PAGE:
Tigers and Our Selfish Gene

Last week we had the opportunity to hang out with, play, cuddle, and pet… real… live… TIGERS! Yes, you read correctly, this was made possible at Tiger Kingdom, a sort of petting zoo in northern Thailand. It was absolutely incredible! We went inside their cages while they were running around, playing with each other, and sleeping. Their trainers helped us to pet/snuggle/scratch/rub and anything else we could manage with them. A once in a life time experience for sure.

It was relieving to confirm that the tigers are not drugged like many people think. On the contrary, they are alert, and seem happy and healthy.

(You can see a video of the tigers and us playing on our Facebook page)

Despite our great time in the Tiger Kingdom I can’t avoid feeling a little guilty and selfish. It really got me thinking…

Is it unfair and self-interested for me to pay for and enable the capture of wild tigers to be put on display for us?

Maybe visiting a place like this, where you can experience animals like nowhere else, makes us appreciate them more and in turn treat them better? Or as Adam pointed out, perhaps if they were in the wild they would be starving or dying an awful natural death rather than well cared for in a zoo.

Or perhaps these are just ideas we bring up in our mind to justify our own, true selfishness in the matter. I mean, if any animal is meant to be in the wild at ALL times, it’s a tiger, right?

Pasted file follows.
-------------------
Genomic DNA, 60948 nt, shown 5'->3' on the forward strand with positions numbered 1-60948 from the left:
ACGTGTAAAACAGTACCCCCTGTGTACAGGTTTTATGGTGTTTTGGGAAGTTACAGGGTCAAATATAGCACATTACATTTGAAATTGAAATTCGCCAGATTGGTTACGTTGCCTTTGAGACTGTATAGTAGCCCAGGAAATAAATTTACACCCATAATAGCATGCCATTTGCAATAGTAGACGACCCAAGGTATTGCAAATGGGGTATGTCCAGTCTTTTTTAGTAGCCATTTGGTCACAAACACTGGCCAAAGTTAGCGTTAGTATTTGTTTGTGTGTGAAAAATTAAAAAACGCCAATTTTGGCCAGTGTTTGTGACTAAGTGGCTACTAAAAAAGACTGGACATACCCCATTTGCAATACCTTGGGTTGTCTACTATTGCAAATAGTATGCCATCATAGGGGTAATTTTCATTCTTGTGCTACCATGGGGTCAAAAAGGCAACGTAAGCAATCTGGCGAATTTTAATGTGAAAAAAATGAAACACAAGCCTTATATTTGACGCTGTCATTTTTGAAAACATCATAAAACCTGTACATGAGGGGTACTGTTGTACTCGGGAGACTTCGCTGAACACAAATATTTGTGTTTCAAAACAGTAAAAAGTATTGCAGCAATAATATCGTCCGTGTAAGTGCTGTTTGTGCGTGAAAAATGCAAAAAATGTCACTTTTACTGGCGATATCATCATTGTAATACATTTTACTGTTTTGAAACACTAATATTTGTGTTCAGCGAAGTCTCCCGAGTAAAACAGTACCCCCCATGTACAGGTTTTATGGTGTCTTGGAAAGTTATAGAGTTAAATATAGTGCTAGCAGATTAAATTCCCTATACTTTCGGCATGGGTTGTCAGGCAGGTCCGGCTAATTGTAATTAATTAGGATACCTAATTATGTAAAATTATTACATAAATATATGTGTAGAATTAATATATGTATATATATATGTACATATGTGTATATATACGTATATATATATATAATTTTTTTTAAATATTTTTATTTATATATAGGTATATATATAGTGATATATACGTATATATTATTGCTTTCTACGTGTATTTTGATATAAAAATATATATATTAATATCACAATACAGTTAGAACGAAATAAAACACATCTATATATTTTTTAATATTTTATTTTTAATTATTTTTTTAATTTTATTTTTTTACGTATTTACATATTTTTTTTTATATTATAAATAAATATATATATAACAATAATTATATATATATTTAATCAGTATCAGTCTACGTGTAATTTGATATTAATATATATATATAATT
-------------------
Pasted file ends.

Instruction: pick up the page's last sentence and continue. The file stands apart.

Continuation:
So where do you draw the line? It’s tricky.

Richard Dawkins touches on a related thought in his book The Selfish Gene:

“Our genes may instruct us to be selfish, but we are not necessarily compelled to obey them all our lives. It may just be more difficult to learn altruism than it would be if we were genetically programmed to be altruistic.

Among animals, man is uniquely dominated by culture, by influences learned and handed down. Some would say that culture is so important that genes, whether selfish or not, are virtually irrelevant to the understanding of human nature.”

I think he is right; all creatures are selfish to some extent, including us. It is a part of our surviving instinct and a very human thing. It doesn’t mean that we can’t change it though. Our capacity to learn, discuss, and share ideas gives us the unique ability to overcome this inherent selfishness.

Adam and I spent some time discussing this very deep and intricate topic, as it applies to so many other things in life. In the end, everyone draws a line somewhere for every situation like it.

At some point, it’s ok to be selfish; life would be exhausting if we were 100% altruistic for every idea, movement, and living thing in existence. (Adam points out that maybe altruism is actually hidden selfishness since we still get pleasure… sigh, an even deeper conversation for another time).

I don’t believe that it’s right to judge those lines; they are for each of us to set on our own. I do think it’s ok to disagree and try to change other’s minds; especially if you deem their lines too far out on one extreme or the other.

Perhaps expanding our understanding and experiences will help us to draw the right lines and learn to take care of tigers, and everyone in the world.

What do you think?

Related posts:

Little Known Wild Adventure in Thailand
Riding Solo to Konglor
Angkor Wat Avoiding the Crowds
Treating Ourselves in Ha Long Bay: Photo Essay

Map Location